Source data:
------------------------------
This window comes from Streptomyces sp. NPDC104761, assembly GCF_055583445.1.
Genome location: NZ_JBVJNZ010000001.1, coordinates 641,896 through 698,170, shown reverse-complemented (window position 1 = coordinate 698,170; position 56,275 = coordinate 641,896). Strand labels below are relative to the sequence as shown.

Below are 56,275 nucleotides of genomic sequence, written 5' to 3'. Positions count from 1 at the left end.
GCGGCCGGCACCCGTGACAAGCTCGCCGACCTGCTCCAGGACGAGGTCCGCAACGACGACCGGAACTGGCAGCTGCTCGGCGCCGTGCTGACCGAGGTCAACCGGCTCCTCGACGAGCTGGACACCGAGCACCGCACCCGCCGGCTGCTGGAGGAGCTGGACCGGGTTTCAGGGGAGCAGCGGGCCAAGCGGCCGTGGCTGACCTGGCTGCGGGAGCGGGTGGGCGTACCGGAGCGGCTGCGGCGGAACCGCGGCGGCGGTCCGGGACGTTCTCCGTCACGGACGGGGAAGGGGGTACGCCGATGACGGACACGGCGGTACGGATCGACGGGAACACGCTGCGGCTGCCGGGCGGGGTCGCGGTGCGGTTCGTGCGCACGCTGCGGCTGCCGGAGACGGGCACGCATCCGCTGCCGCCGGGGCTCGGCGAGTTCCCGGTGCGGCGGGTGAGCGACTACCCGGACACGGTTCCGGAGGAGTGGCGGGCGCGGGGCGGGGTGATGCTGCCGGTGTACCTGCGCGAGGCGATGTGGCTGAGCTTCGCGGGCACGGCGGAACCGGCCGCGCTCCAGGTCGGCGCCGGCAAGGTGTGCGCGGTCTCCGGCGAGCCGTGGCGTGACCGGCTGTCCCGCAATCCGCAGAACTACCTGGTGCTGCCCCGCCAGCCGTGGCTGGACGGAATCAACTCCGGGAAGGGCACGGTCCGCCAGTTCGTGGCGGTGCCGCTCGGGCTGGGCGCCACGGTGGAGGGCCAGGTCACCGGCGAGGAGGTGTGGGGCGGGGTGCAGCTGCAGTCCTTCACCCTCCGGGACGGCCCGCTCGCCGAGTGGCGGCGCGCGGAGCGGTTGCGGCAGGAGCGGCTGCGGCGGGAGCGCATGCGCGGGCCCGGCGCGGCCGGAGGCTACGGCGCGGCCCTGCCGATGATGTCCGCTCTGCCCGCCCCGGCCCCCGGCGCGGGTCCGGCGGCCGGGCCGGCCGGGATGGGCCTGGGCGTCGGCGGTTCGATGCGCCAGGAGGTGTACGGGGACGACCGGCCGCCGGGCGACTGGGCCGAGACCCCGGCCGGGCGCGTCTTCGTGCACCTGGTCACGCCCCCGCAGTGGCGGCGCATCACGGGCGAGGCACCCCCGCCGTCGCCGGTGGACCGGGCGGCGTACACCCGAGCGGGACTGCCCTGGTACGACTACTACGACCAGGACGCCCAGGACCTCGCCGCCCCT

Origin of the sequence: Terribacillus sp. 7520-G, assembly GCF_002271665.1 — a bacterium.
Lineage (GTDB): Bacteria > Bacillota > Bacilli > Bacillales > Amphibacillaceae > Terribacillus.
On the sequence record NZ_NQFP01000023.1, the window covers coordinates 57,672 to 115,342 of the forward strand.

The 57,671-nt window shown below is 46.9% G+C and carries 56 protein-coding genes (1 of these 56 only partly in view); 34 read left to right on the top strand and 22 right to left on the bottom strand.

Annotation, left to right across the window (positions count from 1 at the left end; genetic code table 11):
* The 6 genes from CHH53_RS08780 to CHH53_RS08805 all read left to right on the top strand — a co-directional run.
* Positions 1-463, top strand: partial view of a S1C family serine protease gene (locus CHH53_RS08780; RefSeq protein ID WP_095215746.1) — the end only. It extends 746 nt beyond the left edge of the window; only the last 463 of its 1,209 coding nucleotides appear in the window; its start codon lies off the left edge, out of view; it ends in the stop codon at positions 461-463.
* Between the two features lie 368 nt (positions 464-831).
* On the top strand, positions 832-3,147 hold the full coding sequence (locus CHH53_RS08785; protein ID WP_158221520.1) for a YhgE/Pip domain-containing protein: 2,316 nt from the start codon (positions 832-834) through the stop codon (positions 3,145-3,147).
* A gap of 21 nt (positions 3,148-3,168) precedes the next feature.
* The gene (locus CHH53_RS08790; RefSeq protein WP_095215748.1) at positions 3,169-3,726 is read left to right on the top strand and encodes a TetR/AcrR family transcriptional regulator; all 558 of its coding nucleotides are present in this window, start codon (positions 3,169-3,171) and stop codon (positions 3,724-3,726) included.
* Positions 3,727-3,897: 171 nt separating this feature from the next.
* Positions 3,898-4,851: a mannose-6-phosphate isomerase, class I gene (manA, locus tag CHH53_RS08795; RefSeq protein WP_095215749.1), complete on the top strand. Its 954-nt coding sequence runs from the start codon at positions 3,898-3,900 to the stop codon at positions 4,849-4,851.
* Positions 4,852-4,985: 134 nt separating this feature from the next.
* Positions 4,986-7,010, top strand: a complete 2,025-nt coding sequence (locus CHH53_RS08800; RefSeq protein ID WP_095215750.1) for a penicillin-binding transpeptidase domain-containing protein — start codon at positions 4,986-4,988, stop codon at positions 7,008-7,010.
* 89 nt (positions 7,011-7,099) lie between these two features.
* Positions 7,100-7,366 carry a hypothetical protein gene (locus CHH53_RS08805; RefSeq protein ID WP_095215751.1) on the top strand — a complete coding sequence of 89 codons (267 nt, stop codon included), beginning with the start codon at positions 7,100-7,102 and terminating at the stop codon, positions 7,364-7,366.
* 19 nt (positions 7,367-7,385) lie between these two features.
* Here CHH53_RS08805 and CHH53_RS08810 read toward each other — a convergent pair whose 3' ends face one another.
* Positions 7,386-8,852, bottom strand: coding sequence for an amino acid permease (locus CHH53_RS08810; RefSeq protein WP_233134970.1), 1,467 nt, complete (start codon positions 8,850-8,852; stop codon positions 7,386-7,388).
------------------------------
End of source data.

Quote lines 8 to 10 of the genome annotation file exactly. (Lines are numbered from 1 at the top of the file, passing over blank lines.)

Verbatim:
The 57,671-nt window shown below is 46.9% G+C and carries 56 protein-coding genes (1 of these 56 only partly in view); 34 read left to right on the top strand and 22 right to left on the bottom strand.

Annotation, left to right across the window (positions count from 1 at the left end; genetic code table 11):
* The 6 genes from CHH53_RS08780 to CHH53_RS08805 all read left to right on the top strand — a co-directional run.